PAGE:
Clarence Thomas is one of the most arrogant, opinionated congressmen to ever

serve on Congress. But, luckily he is also one of the most brilliant congressmen to ever

serve on Congress. In this biography hopefully the reader will leave feeling satisfied that

I have provided satisfactory documentation to back up these two "bold" statements. It is

the opinion of many that Clarence Thomas is just a horny, selfish and "typical"

congressman. I feel that it is up to me to justify why this man's name should be spoken

in the same breath as other "firsts" on Congress, such as Thurgood Marshal and Shirley


Clarence Thomas was born on June 23, 1948 in Pin Point, Georgia. Clarence is

the oldest boy born to M.C. and Leola Thomas. He has an older sister named Emma

Mae, and a younger brother, Myers. Clarence had a rough childhood, at the age of 2 his

father left his mother while she was pregnant with their third child. At the age of seven

Clarence and younger brother Myers were forced to move in with their grandparents,

Christine and Myers Anderson, because their house burned down. In a June 1987 speech

to the Heritage Foundation Thomas recalled, "My household…was strong, stable, and

conservative…." In his household, God was central. School, discipline, hard work, and

knowing right from wrong were of the highest priority. Crime welfare, slothfulness, and

alcohol were enemies. This strict upbringing proved beneficial to Clarence as far as his

schoolwork was concerned, but as far as religion and moral issues are concerned maybe

he tried to tune his grandparents out.

After high school Thomas was going to enter the priesthood through the

Immaculate Conception Seminary in Conception, Missouri. Thomas later on decided to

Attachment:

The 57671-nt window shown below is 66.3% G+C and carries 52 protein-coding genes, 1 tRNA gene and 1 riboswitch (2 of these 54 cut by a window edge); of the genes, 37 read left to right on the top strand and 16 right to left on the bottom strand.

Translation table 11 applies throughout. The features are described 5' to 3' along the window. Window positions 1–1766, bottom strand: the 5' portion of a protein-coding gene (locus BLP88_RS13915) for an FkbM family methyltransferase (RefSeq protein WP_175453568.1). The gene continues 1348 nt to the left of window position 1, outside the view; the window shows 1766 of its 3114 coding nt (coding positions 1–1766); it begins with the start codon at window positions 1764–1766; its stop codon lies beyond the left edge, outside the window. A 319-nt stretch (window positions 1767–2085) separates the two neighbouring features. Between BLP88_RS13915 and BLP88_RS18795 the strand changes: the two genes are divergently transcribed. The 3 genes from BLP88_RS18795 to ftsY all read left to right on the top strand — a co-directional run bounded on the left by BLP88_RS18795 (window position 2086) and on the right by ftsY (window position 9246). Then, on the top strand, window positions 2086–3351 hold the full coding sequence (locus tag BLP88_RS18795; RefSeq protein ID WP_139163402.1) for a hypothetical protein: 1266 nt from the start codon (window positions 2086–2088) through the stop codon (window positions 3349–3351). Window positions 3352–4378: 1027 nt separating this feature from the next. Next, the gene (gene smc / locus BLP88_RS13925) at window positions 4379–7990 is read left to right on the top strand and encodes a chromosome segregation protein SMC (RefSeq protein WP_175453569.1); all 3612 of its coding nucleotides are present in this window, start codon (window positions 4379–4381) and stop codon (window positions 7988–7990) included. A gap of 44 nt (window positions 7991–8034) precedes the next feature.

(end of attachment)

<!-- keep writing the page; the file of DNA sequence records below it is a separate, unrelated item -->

leave the Seminary in 1968 due to racial issues. Also during 1968 he transferred to Holy

Cross, a Jesuit college in Worcester, Massachusetts. At Holy Cross, along with others he

formed the Black Student Union. Thomas graduated from Holy Cross cum laude-ninth

in his class-from Holy Cross in 1971 with an A.B. degree in English literature. In

September 1971 Thomas entered Yale Law School which had recently adopted an

affirmative action program of aggressively recruiting minorities. In a 1983 speech

Thomas was quoted as saying in a speech to Equal Employment Opportunity

Commission staffers, he said, "But for affirmative action, God only knows where I would

be today. These laws and their proper application are all that stand between the first

seventeen years of my life and the second seventeen years. But on the other hand, Juan

Williams quoted him as saying, "I don't think black people are indebted to anybody for

anything. Nobody has done us any favors in this country, buddy. This thing about how

they let me into Yale-that kind of stuff offends me. All they did was stop stopping us.

Thomas and most of his associates have told interviewers that affirmative action for

economically disadvantaged people might be justified in certain circumstances but that

race-based policies end up benefiting mainly middle-class blacks and do little to alleviate

the poverty of the majority.

Thomas began his career as a politician as a Democrat working for George S.

McGovern's campaign team in the 1972 election. For reasons that have yet to be found

Thomas then switched over to being a Republican within the next four years. Thomas

told Howard Kurt from the Washington Post that, "The Democratic party just did not

level with me." "They continued to promise some kind of salvation for minorities, talked

down about poverty programs, always enshrouded everything in civil rights." In

contrast,himself, when extreme black conservative Thomas Sowell wrote a book, Thomas

felt like the book was "manna from heaven". In 1977 Thomas joined the Saint Louis

based Monsato Company in as a staff attuorney dealing with pesticide, fungicide, and

rodenticide law. Then two years later in 1979, he went to Washington, D.C., to work for

John C. Danforth who was on the United States senate. In December 1980 Thomas

Sowell invited Thomas to speak at the Fairmont conference, which was a meeting of 100

black conservatives. In 1981 Thomas joined the Reagan administrationas an assistant

secretaryfor civil rights in the Department of Education, but he resented in being placed

in an area where they